Interview with Carol Owen
Q: Why did you decide to go to Washington?
Owen: When I heard about the plan to go to Washington for Jesus, everything in my head just believed that this was right. It was something necessary to do. You have a real sense of helplessness when there are things going on in your country and in your world. You're just a single individual and there's nothing you have any control over -- nothing you can do to change it. When they brought us the idea that we would all go together to Washington to do just exactly what the Word says, it was like someone opened a door. We would get our face before God and repent, and God would answer and heal our land. We had a plan now, something we could do. We knew the answer to this situation and could affect it. I was excited about that. I would do anything to get myself and family there to get that message out.
Q: Had you done anything like that before, making a statement or engaging in a public protest?
Owen: Before Washington for Jesus, I had never participated in any public display of Christian activity or taken a stand on anything to a degree like that. We -- my family and friends and people in our church -- had locally protested some things that were going on that we felt were contrary to family values, like movies at the theater, but that was the extent of any public involvement. I had never before done anything like Washington for Jesus, but I have since then. That was the beginning.
Q: You mentioned the theater. What were you concerned about?
Owen: Well, there have always been movies that I would not have permitted my children to see, or even taken myself to see, but the particular one that comes to mind is a movie that parodied Jesus Christ in a situation of mistaken identity that showed him in situations that were just very demeaning to the Lord and offensive to me. I didn't feel like it had any place in a public display in our community. It was just contrary to our...values here. It was something I felt I had to stand up and say something about. We protested until they removed it from the theaters.
Q: Describe the atmosphere of Washington for Jesus.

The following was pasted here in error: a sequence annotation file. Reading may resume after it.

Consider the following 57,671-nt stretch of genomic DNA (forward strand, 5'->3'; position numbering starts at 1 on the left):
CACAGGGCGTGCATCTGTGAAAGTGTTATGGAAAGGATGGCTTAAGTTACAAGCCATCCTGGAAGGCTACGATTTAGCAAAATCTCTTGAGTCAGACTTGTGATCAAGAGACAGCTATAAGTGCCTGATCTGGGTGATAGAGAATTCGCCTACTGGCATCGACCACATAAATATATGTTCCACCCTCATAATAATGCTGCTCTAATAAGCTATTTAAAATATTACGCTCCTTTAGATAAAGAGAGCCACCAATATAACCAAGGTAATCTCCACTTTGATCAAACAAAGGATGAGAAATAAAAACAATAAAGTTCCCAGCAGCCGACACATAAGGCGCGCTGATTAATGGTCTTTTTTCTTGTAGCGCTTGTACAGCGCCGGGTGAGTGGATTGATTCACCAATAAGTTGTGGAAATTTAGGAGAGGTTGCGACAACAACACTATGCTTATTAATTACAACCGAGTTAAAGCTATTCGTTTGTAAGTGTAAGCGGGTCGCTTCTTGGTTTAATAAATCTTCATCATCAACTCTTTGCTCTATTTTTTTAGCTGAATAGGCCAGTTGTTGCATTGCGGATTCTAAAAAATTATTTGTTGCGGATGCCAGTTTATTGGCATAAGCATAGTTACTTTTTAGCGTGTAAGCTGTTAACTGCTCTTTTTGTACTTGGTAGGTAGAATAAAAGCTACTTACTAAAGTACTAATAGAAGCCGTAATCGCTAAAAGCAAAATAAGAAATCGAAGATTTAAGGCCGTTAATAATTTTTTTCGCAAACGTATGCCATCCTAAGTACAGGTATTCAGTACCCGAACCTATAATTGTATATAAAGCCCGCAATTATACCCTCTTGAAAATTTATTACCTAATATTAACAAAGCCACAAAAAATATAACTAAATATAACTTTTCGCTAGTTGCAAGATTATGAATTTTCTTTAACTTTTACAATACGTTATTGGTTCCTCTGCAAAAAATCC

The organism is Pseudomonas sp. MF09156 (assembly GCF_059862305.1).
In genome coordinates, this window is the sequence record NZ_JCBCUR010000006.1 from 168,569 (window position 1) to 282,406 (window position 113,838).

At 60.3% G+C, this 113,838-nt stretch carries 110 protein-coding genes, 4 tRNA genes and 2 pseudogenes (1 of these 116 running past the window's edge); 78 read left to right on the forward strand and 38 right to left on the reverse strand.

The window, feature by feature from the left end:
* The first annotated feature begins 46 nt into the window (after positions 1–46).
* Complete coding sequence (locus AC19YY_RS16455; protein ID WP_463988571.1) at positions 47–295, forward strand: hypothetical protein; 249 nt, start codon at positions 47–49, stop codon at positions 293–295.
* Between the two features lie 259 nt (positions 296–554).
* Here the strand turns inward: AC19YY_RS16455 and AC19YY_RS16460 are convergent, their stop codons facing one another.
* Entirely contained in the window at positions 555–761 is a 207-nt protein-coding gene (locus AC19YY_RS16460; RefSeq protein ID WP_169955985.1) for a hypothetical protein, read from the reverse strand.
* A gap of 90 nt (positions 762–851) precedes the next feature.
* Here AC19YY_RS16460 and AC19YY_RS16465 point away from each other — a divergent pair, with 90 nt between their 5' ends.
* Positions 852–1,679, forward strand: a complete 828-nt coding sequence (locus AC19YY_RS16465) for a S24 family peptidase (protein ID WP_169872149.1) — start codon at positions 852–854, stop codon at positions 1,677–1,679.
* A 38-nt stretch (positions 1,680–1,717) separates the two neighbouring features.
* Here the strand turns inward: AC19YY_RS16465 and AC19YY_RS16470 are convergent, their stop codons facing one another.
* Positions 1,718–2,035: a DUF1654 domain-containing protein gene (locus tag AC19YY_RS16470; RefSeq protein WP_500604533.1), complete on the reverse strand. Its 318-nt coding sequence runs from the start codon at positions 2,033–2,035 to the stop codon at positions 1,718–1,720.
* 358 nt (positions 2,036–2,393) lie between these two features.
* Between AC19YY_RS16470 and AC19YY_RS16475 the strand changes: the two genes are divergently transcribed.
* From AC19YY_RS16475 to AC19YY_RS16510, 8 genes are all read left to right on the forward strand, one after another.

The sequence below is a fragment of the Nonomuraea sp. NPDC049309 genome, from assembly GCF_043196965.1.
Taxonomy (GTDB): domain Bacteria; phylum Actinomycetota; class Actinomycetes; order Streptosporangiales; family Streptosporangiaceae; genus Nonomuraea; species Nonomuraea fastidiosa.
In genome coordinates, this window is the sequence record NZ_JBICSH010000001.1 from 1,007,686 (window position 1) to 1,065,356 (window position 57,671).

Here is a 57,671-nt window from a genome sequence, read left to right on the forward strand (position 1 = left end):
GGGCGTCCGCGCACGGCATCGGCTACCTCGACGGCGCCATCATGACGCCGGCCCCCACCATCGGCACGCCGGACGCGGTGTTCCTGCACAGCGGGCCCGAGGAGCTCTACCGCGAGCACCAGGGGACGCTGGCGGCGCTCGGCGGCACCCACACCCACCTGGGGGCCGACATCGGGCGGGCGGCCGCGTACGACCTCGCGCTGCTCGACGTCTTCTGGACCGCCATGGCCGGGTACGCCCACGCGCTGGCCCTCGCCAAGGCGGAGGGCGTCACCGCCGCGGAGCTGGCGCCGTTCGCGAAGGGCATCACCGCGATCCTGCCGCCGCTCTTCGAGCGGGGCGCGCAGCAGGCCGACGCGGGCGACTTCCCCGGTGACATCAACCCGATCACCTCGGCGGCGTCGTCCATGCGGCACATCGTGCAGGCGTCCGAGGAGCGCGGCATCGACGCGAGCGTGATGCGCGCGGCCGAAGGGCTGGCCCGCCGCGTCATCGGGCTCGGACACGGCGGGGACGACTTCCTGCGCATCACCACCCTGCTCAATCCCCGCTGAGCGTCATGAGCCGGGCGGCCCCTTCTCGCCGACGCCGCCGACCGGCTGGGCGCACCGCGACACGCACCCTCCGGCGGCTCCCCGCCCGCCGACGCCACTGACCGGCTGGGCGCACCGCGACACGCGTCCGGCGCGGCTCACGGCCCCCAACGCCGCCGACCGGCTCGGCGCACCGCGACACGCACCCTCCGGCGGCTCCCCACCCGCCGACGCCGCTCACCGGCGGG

Owen: For me, the rally actually began the day before the scheduled event. There was a fairly large assembly of young people in Washington. They were protesting nuclear power, I guess out of fear of what the fall-out might be. One of them came to the door of our trailer; he was in tears and trembling. He said that his eyes were suddenly opened, and he had an awareness that their marching in Washington was not going to change the fact that there was nuclear power, the fact that his life might end abruptly. He was just terrified and didn't know what to do. We brought him into the trailer, sat him down in the back, and showed him the scriptures. The answer to the peace that he was looking for and the security that he needed was in the Lord. It was like a first fruit to me; the presence of God was already on that mall. Even without our presence or activities, God had already begun to take possession of that mall, and he was moving in people's hearts. So that was the beginning of it.
The day of the rally itself was just non-stop activity. We had many responsibilities and probably three to four hundred volunteer teams. Some volunteers never even got down to the mall because they were out on the highways, giving people directions and busing people in from remote parking. So, we didn't get much opportunity to participate in the rally, but a couple things stood out in my mind particularly.
The high point of the day for me was when the speaker on the platform just spoke to the crowd and he said, "Everyone lift your hands toward that building," and he pointed toward the Capitol and it was... it was almost something you could physically feel -- the power in that many people with faith in the Lord raising their hands and sending a message to the Capitol that God was in control and that we wanted to take back the reigns of our government and put them in the hands of Godly people and Godly ways. It was an awesome thing to be a part of. You felt like you were physically in a river of something that was flowing toward that Capitol...